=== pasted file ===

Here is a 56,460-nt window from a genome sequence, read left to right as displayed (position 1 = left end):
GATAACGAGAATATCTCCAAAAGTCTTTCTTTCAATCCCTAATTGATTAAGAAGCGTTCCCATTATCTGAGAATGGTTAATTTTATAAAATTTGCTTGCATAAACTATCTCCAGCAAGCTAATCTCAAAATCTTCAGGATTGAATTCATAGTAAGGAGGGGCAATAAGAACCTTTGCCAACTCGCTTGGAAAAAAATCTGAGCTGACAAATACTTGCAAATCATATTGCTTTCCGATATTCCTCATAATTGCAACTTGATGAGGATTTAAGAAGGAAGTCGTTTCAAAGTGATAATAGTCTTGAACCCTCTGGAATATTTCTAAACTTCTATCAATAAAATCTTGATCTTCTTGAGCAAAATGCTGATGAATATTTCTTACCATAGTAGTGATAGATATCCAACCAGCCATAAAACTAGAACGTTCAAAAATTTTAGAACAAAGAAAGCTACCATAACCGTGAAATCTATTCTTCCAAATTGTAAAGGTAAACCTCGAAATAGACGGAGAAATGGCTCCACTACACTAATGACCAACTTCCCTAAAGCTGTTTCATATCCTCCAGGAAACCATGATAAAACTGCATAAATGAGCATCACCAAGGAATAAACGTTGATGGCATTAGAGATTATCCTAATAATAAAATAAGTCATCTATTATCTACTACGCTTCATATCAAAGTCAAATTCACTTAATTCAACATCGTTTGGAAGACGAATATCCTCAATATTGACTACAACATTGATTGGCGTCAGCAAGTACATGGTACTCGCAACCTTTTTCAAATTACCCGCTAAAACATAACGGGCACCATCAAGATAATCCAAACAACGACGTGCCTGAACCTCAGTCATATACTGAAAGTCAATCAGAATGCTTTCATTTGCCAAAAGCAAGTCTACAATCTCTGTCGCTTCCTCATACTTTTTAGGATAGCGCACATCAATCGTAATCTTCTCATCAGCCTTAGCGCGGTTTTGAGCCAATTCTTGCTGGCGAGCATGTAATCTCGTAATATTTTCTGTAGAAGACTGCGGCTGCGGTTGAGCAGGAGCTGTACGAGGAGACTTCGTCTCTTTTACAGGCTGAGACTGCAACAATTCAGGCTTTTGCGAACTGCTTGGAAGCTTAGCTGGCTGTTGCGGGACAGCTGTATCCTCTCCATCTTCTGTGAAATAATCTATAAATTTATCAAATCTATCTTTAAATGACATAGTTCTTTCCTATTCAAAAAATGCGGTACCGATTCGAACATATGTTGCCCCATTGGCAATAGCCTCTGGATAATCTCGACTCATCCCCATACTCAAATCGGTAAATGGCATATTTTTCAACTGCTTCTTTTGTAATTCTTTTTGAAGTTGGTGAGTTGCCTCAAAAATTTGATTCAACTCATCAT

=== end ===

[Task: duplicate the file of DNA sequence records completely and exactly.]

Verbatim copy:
Here is a 56,460-nt window from a genome sequence, read left to right as displayed (position 1 = left end):
GATAACGAGAATATCTCCAAAAGTCTTTCTTTCAATCCCTAATTGATTAAGAAGCGTTCCCATTATCTGAGAATGGTTAATTTTATAAAATTTGCTTGCATAAACTATCTCCAGCAAGCTAATCTCAAAATCTTCAGGATTGAATTCATAGTAAGGAGGGGCAATAAGAACCTTTGCCAACTCGCTTGGAAAAAAATCTGAGCTGACAAATACTTGCAAATCATATTGCTTTCCGATATTCCTCATAATTGCAACTTGATGAGGATTTAAGAAGGAAGTCGTTTCAAAGTGATAATAGTCTTGAACCCTCTGGAATATTTCTAAACTTCTATCAATAAAATCTTGATCTTCTTGAGCAAAATGCTGATGAATATTTCTTACCATAGTAGTGATAGATATCCAACCAGCCATAAAACTAGAACGTTCAAAAATTTTAGAACAAAGAAAGCTACCATAACCGTGAAATCTATTCTTCCAAATTGTAAAGGTAAACCTCGAAATAGACGGAGAAATGGCTCCACTACACTAATGACCAACTTCCCTAAAGCTGTTTCATATCCTCCAGGAAACCATGATAAAACTGCATAAATGAGCATCACCAAGGAATAAACGTTGATGGCATTAGAGATTATCCTAATAATAAAATAAGTCATCTATTATCTACTACGCTTCATATCAAAGTCAAATTCACTTAATTCAACATCGTTTGGAAGACGAATATCCTCAATATTGACTACAACATTGATTGGCGTCAGCAAGTACATGGTACTCGCAACCTTTTTCAAATTACCCGCTAAAACATAACGGGCACCATCAAGATAATCCAAACAACGACGTGCCTGAACCTCAGTCATATACTGAAAGTCAATCAGAATGCTTTCATTTGCCAAAAGCAAGTCTACAATCTCTGTCGCTTCCTCATACTTTTTAGGATAGCGCACATCAATCGTAATCTTCTCATCAGCCTTAGCGCGGTTTTGAGCCAATTCTTGCTGGCGAGCATGTAATCTCGTAATATTTTCTGTAGAAGACTGCGGCTGCGGTTGAGCAGGAGCTGTACGAGGAGACTTCGTCTCTTTTACAGGCTGAGACTGCAACAATTCAGGCTTTTGCGAACTGCTTGGAAGCTTAGCTGGCTGTTGCGGGACAGCTGTATCCTCTCCATCTTCTGTGAAATAATCTATAAATTTATCAAATCTATCTTTAAATGACATAGTTCTTTCCTATTCAAAAAATGCGGTACCGATTCGAACATATGTTGCCCCATTGGCAATAGCCTCTGGATAATCTCGACTCATCCCCATACTCAAATCGGTAAATGGCATATTTTTCAACTGCTTCTTTTGTAATTCTTTTTGAAGTTGGTGAGTTGCCTCAAAAATTTGATTCAACTCATCAT